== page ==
Short biographical sketches of William Benton Bunn appeared in two old histories covering Richland County Illinois and other nearby counties. In these old volumes if found a record of the lives of many prominent citizens of that era whose lives are worthy of study be future generations,/3 Many commenced life in poverty, but through industry and economy they accumulated wealth.
The volumes tell of others with limited advantages of securing an education, who became leaders of their day. Frequently their influence extended far beyond their community and their generation.
( Pictured William Benton Bunn Sr., about 56 always a commendable father, proudly poses with his eldest baby son, William Benton Bunn Jr. Orig pg 86p)
William Benton Bunn Sr. was one who belonged in this category. The Portrait and Biographical Record of Richland, Jasper, and Effingham Counties, Illinois states: "He cleared, fenced, built a log cabin and planted an orchard of 100 apple trees a short period after his original 100 acre farm was deeded to him by his father. By subsequent purchases, he extended the boundaries of his farm until it now (1893) comprises two hundred sixty acres of valuable land. The farm is under a high state of cultivation and well-improved-" At the close of his life he owned 320 acres of land, free from debt, as well as a substantial amount of farming equipment, supplies and considerable livestock.
The old history continues: "Mr. Bunn has given a home to several orphan children. He aided them in starting in life." For instance he gave Daniel Murphy a forty acres of land and helped him equip this acreage- His generous impulses and kindly spirit which prompted many good deeds, won him the love and respect of all with whom he was brought in contact. In politics he was a staunch Democrat. He took quite an active part in local politics. By so doing his fellow citizens appreciated his worth and ability, and asked him to serve in several offices of public trust. In municipal affairs he was especially prominent. He filled nearly all of the various township offices, including that of Supervisor for two terms. He was school Trustee for several years. For nine years he assisted in laying out township roads and building bridges.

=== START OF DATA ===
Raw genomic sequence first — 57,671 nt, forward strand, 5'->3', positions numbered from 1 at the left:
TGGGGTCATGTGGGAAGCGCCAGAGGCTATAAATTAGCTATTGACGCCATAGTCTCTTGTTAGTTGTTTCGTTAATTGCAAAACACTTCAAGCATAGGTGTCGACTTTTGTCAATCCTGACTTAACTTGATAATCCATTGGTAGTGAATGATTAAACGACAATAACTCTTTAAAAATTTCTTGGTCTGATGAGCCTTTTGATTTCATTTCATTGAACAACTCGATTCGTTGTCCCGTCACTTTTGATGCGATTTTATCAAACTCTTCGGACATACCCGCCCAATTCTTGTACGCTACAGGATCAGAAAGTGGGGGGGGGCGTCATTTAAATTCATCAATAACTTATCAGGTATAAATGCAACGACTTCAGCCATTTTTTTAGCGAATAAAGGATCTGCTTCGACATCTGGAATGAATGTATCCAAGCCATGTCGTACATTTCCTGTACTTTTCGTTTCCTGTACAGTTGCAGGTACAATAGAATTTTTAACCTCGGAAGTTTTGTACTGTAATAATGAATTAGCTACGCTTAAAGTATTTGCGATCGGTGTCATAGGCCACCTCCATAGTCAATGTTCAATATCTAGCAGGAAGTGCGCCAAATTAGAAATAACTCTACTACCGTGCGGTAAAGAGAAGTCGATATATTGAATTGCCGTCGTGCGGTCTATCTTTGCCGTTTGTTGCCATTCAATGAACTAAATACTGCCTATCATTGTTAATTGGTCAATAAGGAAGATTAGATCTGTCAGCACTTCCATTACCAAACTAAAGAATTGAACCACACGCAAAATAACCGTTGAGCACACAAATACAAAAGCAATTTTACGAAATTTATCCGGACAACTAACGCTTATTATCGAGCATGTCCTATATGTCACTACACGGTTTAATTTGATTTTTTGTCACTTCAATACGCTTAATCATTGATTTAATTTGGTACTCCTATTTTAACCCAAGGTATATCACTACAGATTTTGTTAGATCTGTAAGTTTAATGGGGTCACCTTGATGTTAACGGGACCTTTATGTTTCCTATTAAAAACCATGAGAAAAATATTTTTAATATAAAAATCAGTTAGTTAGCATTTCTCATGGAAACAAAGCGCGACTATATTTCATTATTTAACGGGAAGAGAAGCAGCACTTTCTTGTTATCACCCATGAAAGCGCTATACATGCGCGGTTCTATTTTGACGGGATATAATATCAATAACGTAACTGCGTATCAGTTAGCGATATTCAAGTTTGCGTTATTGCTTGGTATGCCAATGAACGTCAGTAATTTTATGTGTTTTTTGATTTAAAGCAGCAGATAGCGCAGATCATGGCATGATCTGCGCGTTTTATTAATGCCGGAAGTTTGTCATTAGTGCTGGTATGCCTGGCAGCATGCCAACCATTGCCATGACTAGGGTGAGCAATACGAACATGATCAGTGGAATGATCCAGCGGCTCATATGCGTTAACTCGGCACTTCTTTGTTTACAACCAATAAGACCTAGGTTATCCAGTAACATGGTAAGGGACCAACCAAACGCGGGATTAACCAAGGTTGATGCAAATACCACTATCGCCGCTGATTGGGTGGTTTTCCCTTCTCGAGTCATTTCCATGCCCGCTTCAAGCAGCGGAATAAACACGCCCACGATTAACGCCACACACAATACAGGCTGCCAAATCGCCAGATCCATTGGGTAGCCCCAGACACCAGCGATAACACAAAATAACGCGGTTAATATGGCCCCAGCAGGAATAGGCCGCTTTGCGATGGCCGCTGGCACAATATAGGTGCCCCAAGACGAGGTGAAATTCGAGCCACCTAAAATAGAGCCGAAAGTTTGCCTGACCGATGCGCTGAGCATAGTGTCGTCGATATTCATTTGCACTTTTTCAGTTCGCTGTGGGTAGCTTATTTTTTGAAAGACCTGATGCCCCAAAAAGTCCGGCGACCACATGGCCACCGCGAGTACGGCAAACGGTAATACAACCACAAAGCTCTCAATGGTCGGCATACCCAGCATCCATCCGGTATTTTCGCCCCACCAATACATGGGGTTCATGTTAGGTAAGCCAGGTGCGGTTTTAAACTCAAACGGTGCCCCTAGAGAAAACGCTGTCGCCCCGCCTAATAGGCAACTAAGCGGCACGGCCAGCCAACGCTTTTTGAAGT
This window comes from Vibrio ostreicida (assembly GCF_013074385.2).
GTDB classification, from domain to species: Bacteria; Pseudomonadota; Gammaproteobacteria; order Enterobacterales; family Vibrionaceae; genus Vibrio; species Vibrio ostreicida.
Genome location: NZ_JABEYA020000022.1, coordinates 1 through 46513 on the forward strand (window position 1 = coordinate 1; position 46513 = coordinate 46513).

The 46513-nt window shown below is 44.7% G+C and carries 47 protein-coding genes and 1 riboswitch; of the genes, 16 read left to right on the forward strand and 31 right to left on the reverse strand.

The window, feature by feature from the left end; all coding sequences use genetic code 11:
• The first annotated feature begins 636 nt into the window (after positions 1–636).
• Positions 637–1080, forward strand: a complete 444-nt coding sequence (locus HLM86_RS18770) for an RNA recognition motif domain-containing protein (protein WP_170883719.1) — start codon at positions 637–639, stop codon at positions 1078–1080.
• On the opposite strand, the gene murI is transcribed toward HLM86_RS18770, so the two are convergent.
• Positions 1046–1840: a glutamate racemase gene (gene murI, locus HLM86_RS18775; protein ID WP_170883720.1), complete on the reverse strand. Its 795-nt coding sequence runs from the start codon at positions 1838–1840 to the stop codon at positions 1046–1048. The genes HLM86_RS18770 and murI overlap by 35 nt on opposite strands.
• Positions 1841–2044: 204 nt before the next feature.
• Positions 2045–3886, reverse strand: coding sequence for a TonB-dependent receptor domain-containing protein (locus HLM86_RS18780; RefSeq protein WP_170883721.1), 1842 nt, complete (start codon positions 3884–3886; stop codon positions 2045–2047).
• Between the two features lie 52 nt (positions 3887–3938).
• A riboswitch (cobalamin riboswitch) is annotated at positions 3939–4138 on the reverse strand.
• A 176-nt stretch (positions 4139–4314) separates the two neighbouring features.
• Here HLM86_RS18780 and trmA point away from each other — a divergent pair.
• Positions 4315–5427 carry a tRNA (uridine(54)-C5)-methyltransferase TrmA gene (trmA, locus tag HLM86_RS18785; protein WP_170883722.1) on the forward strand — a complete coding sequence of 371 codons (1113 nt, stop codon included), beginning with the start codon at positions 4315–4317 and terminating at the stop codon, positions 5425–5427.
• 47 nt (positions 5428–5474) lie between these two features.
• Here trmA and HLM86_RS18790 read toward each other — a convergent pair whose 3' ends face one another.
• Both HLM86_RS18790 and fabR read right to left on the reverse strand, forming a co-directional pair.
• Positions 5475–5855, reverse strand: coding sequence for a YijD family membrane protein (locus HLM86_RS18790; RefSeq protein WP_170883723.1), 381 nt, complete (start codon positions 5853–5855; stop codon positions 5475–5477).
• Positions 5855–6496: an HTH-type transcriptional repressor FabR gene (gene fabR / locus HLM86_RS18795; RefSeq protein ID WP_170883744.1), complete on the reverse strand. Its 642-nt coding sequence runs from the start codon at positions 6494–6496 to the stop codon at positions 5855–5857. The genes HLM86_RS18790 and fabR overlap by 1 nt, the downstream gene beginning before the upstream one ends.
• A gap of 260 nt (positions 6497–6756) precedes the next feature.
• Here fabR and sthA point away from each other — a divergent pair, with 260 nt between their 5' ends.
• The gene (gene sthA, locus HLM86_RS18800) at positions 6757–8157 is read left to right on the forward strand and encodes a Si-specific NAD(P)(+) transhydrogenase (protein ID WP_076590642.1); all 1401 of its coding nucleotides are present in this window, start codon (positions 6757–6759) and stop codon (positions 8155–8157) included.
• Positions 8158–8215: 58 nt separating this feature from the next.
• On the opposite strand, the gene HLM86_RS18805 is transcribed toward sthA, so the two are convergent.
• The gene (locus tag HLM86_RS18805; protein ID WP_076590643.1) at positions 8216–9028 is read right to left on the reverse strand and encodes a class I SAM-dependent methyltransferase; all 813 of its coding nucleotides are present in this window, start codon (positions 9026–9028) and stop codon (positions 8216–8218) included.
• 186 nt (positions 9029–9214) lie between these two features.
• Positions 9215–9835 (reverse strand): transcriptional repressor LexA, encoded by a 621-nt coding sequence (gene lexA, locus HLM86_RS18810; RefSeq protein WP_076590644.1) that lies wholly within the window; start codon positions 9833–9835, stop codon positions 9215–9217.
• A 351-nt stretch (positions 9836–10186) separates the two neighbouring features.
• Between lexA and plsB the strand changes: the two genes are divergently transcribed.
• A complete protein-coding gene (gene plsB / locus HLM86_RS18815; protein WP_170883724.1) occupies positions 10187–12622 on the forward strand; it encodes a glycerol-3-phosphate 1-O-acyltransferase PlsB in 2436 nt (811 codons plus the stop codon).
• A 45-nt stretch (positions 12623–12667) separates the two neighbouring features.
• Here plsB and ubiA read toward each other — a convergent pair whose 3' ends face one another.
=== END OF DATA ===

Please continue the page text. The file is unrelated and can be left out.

He discharged his duties, both public and private in an able manner. For this uprightness and attitude he won the commendation of all concerned. Practically his entire life was spent on a farm in Richland County- Those who knew him over the years were numbered among his warmest friends. This fact alone indicates that he was a man with an honorable upright career and one well worthy of emulation.
He was also an active member of the rural Methodist Church known as Mt. Olive. However he was very tolerant on religious questions. Many differed with his views, but he believed in freedom of worship. The writer has frequently heard him say that he always made a contribution when asked to any religious activity operating within the bounds of his acquaintanceship. Certainly it was unfortunate that this enterprising father lived ahead of most of the marvelous period following the turn of the twentieth century. He would have been one who